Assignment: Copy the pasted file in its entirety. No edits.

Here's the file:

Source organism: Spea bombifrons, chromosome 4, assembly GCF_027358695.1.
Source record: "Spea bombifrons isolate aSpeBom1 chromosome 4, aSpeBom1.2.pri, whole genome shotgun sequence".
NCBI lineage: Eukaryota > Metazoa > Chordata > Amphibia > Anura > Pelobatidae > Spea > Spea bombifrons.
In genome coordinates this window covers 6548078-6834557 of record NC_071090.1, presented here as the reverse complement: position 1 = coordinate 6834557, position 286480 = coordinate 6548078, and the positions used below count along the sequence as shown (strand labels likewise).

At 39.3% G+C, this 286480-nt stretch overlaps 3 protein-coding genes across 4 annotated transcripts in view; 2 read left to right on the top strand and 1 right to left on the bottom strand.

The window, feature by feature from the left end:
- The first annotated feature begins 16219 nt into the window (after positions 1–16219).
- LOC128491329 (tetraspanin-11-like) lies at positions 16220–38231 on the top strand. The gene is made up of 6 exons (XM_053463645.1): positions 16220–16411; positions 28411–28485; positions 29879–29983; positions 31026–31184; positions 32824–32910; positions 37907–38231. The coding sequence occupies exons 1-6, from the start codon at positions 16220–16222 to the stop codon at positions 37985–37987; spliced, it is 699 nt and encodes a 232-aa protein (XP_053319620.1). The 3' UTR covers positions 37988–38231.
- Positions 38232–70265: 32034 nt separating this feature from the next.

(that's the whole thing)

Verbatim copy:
Source organism: Spea bombifrons, chromosome 4, assembly GCF_027358695.1.
Source record: "Spea bombifrons isolate aSpeBom1 chromosome 4, aSpeBom1.2.pri, whole genome shotgun sequence".
NCBI lineage: Eukaryota > Metazoa > Chordata > Amphibia > Anura > Pelobatidae > Spea > Spea bombifrons.
In genome coordinates this window covers 6548078-6834557 of record NC_071090.1, presented here as the reverse complement: position 1 = coordinate 6834557, position 286480 = coordinate 6548078, and the positions used below count along the sequence as shown (strand labels likewise).

At 39.3% G+C, this 286480-nt stretch overlaps 3 protein-coding genes across 4 annotated transcripts in view; 2 read left to right on the top strand and 1 right to left on the bottom strand.

The window, feature by feature from the left end:
- The first annotated feature begins 16219 nt into the window (after positions 1–16219).
- LOC128491329 (tetraspanin-11-like) lies at positions 16220–38231 on the top strand. The gene is made up of 6 exons (XM_053463645.1): positions 16220–16411; positions 28411–28485; positions 29879–29983; positions 31026–31184; positions 32824–32910; positions 37907–38231. The coding sequence occupies exons 1-6, from the start codon at positions 16220–16222 to the stop codon at positions 37985–37987; spliced, it is 699 nt and encodes a 232-aa protein (XP_053319620.1). The 3' UTR covers positions 37988–38231.
- Positions 38232–70265: 32034 nt separating this feature from the next.